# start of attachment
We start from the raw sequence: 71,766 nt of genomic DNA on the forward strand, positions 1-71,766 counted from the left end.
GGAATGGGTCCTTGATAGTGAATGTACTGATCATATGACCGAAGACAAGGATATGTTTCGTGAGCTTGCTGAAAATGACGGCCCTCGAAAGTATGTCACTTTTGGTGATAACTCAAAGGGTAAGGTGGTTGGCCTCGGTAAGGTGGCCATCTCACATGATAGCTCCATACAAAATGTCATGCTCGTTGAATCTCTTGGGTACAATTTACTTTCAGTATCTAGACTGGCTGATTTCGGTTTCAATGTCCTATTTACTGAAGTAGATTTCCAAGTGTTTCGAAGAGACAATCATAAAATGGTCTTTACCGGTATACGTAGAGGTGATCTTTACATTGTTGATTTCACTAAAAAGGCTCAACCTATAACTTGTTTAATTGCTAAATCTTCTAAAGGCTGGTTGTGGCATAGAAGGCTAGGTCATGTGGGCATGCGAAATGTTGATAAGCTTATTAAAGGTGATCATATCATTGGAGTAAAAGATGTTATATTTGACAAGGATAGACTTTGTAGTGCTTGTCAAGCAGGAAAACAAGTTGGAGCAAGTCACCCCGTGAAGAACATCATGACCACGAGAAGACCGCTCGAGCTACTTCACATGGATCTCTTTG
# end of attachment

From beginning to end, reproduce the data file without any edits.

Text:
We start from the raw sequence: 71,766 nt of genomic DNA on the forward strand, positions 1-71,766 counted from the left end.
GGAATGGGTCCTTGATAGTGAATGTACTGATCATATGACCGAAGACAAGGATATGTTTCGTGAGCTTGCTGAAAATGACGGCCCTCGAAAGTATGTCACTTTTGGTGATAACTCAAAGGGTAAGGTGGTTGGCCTCGGTAAGGTGGCCATCTCACATGATAGCTCCATACAAAATGTCATGCTCGTTGAATCTCTTGGGTACAATTTACTTTCAGTATCTAGACTGGCTGATTTCGGTTTCAATGTCCTATTTACTGAAGTAGATTTCCAAGTGTTTCGAAGAGACAATCATAAAATGGTCTTTACCGGTATACGTAGAGGTGATCTTTACATTGTTGATTTCACTAAAAAGGCTCAACCTATAACTTGTTTAATTGCTAAATCTTCTAAAGGCTGGTTGTGGCATAGAAGGCTAGGTCATGTGGGCATGCGAAATGTTGATAAGCTTATTAAAGGTGATCATATCATTGGAGTAAAAGATGTTATATTTGACAAGGATAGACTTTGTAGTGCTTGTCAAGCAGGAAAACAAGTTGGAGCAAGTCACCCCGTGAAGAACATCATGACCACGAGAAGACCGCTCGAGCTACTTCACATGGATCTCTTTG